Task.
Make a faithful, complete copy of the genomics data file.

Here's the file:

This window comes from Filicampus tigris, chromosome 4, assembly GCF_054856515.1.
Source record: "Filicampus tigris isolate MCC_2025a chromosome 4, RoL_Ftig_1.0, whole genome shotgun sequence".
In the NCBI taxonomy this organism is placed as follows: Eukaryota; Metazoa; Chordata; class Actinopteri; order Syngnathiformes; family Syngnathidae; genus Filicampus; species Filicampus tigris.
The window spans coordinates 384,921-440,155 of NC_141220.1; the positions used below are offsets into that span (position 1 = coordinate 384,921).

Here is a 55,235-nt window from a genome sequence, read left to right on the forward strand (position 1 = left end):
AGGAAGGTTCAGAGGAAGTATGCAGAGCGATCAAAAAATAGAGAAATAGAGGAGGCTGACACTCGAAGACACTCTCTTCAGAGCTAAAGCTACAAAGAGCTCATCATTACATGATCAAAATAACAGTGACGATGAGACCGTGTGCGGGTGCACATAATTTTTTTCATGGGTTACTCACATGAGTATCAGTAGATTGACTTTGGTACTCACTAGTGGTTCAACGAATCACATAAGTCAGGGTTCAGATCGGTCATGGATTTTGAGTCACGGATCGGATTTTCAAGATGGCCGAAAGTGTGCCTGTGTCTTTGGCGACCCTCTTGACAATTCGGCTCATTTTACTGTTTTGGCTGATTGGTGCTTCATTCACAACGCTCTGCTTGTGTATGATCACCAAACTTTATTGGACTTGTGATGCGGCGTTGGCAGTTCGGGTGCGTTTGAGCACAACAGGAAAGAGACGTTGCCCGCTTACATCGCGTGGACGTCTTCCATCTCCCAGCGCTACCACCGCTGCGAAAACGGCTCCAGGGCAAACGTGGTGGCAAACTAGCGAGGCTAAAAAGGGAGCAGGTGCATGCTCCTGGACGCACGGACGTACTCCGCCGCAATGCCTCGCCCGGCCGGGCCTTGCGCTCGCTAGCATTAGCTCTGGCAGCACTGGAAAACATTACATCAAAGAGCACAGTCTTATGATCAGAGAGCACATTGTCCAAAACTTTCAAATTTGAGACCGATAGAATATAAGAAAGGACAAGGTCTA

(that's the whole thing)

This window comes from Filicampus tigris, chromosome 4, assembly GCF_054856515.1.
Source record: "Filicampus tigris isolate MCC_2025a chromosome 4, RoL_Ftig_1.0, whole genome shotgun sequence".
In the NCBI taxonomy this organism is placed as follows: Eukaryota; Metazoa; Chordata; class Actinopteri; order Syngnathiformes; family Syngnathidae; genus Filicampus; species Filicampus tigris.
The window spans coordinates 384,921-440,155 of NC_141220.1; the positions used below are offsets into that span (position 1 = coordinate 384,921).

Here is a 55,235-nt window from a genome sequence, read left to right on the forward strand (position 1 = left end):
AGGAAGGTTCAGAGGAAGTATGCAGAGCGATCAAAAAATAGAGAAATAGAGGAGGCTGACACTCGAAGACACTCTCTTCAGAGCTAAAGCTACAAAGAGCTCATCATTACATGATCAAAATAACAGTGACGATGAGACCGTGTGCGGGTGCACATAATTTTTTTCATGGGTTACTCACATGAGTATCAGTAGATTGACTTTGGTACTCACTAGTGGTTCAACGAATCACATAAGTCAGGGTTCAGATCGGTCATGGATTTTGAGTCACGGATCGGATTTTCAAGATGGCCGAAAGTGTGCCTGTGTCTTTGGCGACCCTCTTGACAATTCGGCTCATTTTACTGTTTTGGCTGATTGGTGCTTCATTCACAACGCTCTGCTTGTGTATGATCACCAAACTTTATTGGACTTGTGATGCGGCGTTGGCAGTTCGGGTGCGTTTGAGCACAACAGGAAAGAGACGTTGCCCGCTTACATCGCGTGGACGTCTTCCATCTCCCAGCGCTACCACCGCTGCGAAAACGGCTCCAGGGCAAACGTGGTGGCAAACTAGCGAGGCTAAAAAGGGAGCAGGTGCATGCTCCTGGACGCACGGACGTACTCCGCCGCAATGCCTCGCCCGGCCGGGCCTTGCGCTCGCTAGCATTAGCTCTGGCAGCACTGGAAAACATTACATCAAAGAGCACAGTCTTATGATCAGAGAGCACATTGTCCAAAACTTTCAAATTTGAGACCGATAGAATATAAGAAAGGACAAGGTCTA